Findings: Three Common Themes

The Essentials Course was not the only source of information or support for the new student-centered practices and ICT-based activities we observed in these schools, as all three ministries of education are engaged in reform with various changes such as new curricula, new standards, and new in-service.

December 2009 training programs. Education reform is a long and complex process that needs to be supported with multiple strategies, and our findings suggest that the Essentials Course can be one part of that puzzle. Changes in Teachers’ Knowledge, Beliefs, and Attitudes Because all schools in the study were considered successful, we explored what teachers had changed in their own practice.

For example, a Chilean history teacher remarked upon the difference from the traditional approaches of having students memorize information: “By following a question, the students acquire a lot f content through research. ” In all six schools, teachers also expressed their belief that students learn more than just content with projects and Internet research. Many teachers recounted what they did “before” and “after Intel,” and their descriptions consistently included how students “learn more deeply,” “have more confidence,” and “are more motivated” by the new ways of learning. They reported that students were developing skills and attitudes such as self-assurance, curiosity, collaboration and teamwork skills, presentation skills, and organizational skills.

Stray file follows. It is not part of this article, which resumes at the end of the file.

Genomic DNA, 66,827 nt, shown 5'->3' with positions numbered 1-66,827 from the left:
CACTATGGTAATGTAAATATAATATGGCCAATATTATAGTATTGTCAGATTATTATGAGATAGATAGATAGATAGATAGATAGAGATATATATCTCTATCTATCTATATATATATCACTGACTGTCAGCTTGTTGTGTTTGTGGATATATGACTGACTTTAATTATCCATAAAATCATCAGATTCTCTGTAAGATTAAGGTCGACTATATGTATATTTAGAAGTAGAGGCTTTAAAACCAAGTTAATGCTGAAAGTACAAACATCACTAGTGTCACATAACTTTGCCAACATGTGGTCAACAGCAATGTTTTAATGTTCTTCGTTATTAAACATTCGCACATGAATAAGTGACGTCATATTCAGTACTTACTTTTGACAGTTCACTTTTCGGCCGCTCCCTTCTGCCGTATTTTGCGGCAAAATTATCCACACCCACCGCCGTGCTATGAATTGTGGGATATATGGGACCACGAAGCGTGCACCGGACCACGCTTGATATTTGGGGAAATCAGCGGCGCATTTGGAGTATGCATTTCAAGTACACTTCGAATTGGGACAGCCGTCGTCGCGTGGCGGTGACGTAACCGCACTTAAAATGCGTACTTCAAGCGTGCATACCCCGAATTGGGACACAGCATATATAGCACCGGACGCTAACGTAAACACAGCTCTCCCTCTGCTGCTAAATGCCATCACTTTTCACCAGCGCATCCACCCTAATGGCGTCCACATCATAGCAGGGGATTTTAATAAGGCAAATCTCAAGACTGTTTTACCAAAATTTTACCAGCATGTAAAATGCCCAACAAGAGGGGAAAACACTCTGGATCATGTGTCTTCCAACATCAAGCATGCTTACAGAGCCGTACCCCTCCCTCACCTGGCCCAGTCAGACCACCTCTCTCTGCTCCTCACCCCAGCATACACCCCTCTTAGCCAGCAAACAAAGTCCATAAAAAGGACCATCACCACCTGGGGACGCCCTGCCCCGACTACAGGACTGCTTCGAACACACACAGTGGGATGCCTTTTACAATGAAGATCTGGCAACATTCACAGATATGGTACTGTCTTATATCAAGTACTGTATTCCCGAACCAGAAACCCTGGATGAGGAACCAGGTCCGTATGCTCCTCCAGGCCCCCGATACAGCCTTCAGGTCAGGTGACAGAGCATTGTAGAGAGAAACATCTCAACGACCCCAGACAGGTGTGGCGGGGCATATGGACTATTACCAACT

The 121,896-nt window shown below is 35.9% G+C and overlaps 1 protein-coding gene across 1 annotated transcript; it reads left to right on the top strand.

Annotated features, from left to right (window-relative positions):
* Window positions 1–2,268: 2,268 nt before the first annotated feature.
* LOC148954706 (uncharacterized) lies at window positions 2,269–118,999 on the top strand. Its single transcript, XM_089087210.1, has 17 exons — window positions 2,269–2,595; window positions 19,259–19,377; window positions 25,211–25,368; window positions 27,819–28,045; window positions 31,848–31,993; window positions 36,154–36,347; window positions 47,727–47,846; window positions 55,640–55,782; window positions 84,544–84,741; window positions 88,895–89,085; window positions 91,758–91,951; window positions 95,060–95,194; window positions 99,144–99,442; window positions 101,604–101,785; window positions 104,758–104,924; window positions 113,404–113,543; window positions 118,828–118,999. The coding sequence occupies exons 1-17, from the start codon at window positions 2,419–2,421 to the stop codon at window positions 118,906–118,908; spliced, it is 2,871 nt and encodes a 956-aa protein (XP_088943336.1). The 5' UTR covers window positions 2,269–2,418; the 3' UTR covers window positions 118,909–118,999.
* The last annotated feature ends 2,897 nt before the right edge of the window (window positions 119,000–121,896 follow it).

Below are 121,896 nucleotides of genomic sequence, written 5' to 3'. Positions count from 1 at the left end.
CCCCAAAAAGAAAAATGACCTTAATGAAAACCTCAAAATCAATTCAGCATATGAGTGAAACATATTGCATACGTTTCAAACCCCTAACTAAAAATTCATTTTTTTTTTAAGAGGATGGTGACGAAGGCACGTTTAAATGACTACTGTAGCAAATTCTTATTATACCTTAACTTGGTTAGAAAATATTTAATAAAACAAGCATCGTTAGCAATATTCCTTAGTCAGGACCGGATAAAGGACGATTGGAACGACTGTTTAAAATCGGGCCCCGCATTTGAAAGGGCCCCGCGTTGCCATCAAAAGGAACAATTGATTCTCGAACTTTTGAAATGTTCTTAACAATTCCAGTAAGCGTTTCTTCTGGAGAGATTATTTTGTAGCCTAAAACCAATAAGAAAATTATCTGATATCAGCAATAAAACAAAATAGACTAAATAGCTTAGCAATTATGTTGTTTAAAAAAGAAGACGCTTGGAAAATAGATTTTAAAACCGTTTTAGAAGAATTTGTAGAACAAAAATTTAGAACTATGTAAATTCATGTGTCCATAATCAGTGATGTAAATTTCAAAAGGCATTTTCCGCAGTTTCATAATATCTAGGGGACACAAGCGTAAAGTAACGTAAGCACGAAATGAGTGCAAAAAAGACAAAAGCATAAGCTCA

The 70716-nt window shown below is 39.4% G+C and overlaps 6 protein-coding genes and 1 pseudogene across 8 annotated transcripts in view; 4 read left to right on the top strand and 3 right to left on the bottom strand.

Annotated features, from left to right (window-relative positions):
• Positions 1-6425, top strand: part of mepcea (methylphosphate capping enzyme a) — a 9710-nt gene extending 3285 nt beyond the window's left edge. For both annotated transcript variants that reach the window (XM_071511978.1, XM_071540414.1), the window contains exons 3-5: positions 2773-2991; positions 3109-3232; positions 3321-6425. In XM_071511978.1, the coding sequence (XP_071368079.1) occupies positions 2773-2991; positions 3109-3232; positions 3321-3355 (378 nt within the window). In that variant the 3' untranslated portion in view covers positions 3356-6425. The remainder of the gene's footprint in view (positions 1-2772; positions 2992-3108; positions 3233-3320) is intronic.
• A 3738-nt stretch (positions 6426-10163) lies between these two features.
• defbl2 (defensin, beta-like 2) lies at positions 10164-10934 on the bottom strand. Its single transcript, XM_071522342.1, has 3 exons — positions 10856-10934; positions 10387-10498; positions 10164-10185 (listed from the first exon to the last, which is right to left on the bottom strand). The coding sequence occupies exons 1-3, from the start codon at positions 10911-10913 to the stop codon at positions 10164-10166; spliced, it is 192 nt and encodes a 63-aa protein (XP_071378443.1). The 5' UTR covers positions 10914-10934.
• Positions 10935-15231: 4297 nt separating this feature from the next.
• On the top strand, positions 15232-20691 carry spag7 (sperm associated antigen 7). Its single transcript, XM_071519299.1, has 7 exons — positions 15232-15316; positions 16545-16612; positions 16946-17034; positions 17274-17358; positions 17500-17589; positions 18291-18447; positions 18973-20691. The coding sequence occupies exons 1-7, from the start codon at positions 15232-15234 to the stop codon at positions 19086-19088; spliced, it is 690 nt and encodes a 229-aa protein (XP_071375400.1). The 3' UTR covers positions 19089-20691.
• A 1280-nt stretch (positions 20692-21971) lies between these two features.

In appreciating how effective group work had been, a teacher in Turkey reported that, “Before Intel, students did not do teamwork. In Turkey—kids want to learn from teachers, now they have to do research on their own and can learn more deeply. Otherwise students aren’t motivated to learn. ” A second Turkish teacher commented that students “were sharing ideas and thoughts with each other” and learning to “trust themselves. ” Teachers deepened their understanding of student-centered practices. Teachers reported improving their skills with innovative teaching practices.

Although some countries had more experience than others, across the board, nearly all the teachers we interviewed valued project-based approaches and reported doing projects with their students. Teachers had very clear ideas about how project-based approaches can support student learning by allowing students to explore content as they respond to a research question or problem posed by the teacher. They felt the project approaches made the content more relevant to students and required greater intellectual effort for students to find and synthesize information, which led to students learning and retaining more information.

At schools in Turkey and India, principals and teachers credited the Essentials Course with helping them learn how to do projects for the first time. In Turkey, teachers told us the Course helped them better utilize the project ideas offered in their new national curricula. One school in India had been experimenting with projects prior to participation in the Essentials Course, but the teachers reported that this professional development experience gave them a solid template and a set of strategies for.